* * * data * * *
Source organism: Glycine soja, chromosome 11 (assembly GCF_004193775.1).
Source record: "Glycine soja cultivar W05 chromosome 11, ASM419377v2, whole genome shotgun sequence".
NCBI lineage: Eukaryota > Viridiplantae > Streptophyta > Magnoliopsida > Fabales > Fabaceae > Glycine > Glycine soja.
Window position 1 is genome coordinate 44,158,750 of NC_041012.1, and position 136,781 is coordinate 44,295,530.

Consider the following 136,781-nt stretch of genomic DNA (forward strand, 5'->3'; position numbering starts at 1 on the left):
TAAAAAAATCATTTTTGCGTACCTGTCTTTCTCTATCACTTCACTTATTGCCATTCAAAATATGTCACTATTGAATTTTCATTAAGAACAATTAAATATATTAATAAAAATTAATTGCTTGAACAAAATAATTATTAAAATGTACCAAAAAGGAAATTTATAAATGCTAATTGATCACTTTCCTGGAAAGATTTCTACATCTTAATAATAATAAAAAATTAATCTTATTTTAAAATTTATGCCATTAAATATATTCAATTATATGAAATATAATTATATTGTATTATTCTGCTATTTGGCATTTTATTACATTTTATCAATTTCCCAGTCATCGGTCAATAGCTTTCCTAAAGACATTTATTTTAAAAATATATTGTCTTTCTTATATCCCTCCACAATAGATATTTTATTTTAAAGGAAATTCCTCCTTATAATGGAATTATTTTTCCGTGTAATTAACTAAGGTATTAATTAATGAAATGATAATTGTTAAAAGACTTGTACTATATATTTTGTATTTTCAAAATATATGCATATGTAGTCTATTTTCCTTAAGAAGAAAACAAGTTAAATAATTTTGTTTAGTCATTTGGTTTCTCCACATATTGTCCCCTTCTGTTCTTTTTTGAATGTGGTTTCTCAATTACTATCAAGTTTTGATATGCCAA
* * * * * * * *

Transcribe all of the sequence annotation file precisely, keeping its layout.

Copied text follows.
Source organism: Glycine soja, chromosome 11 (assembly GCF_004193775.1).
Source record: "Glycine soja cultivar W05 chromosome 11, ASM419377v2, whole genome shotgun sequence".
NCBI lineage: Eukaryota > Viridiplantae > Streptophyta > Magnoliopsida > Fabales > Fabaceae > Glycine > Glycine soja.
Window position 1 is genome coordinate 44,158,750 of NC_041012.1, and position 136,781 is coordinate 44,295,530.

Consider the following 136,781-nt stretch of genomic DNA (forward strand, 5'->3'; position numbering starts at 1 on the left):
TAAAAAAATCATTTTTGCGTACCTGTCTTTCTCTATCACTTCACTTATTGCCATTCAAAATATGTCACTATTGAATTTTCATTAAGAACAATTAAATATATTAATAAAAATTAATTGCTTGAACAAAATAATTATTAAAATGTACCAAAAAGGAAATTTATAAATGCTAATTGATCACTTTCCTGGAAAGATTTCTACATCTTAATAATAATAAAAAATTAATCTTATTTTAAAATTTATGCCATTAAATATATTCAATTATATGAAATATAATTATATTGTATTATTCTGCTATTTGGCATTTTATTACATTTTATCAATTTCCCAGTCATCGGTCAATAGCTTTCCTAAAGACATTTATTTTAAAAATATATTGTCTTTCTTATATCCCTCCACAATAGATATTTTATTTTAAAGGAAATTCCTCCTTATAATGGAATTATTTTTCCGTGTAATTAACTAAGGTATTAATTAATGAAATGATAATTGTTAAAAGACTTGTACTATATATTTTGTATTTTCAAAATATATGCATATGTAGTCTATTTTCCTTAAGAAGAAAACAAGTTAAATAATTTTGTTTAGTCATTTGGTTTCTCCACATATTGTCCCCTTCTGTTCTTTTTTGAATGTGGTTTCTCAATTACTATCAAGTTTTGATATGCCAA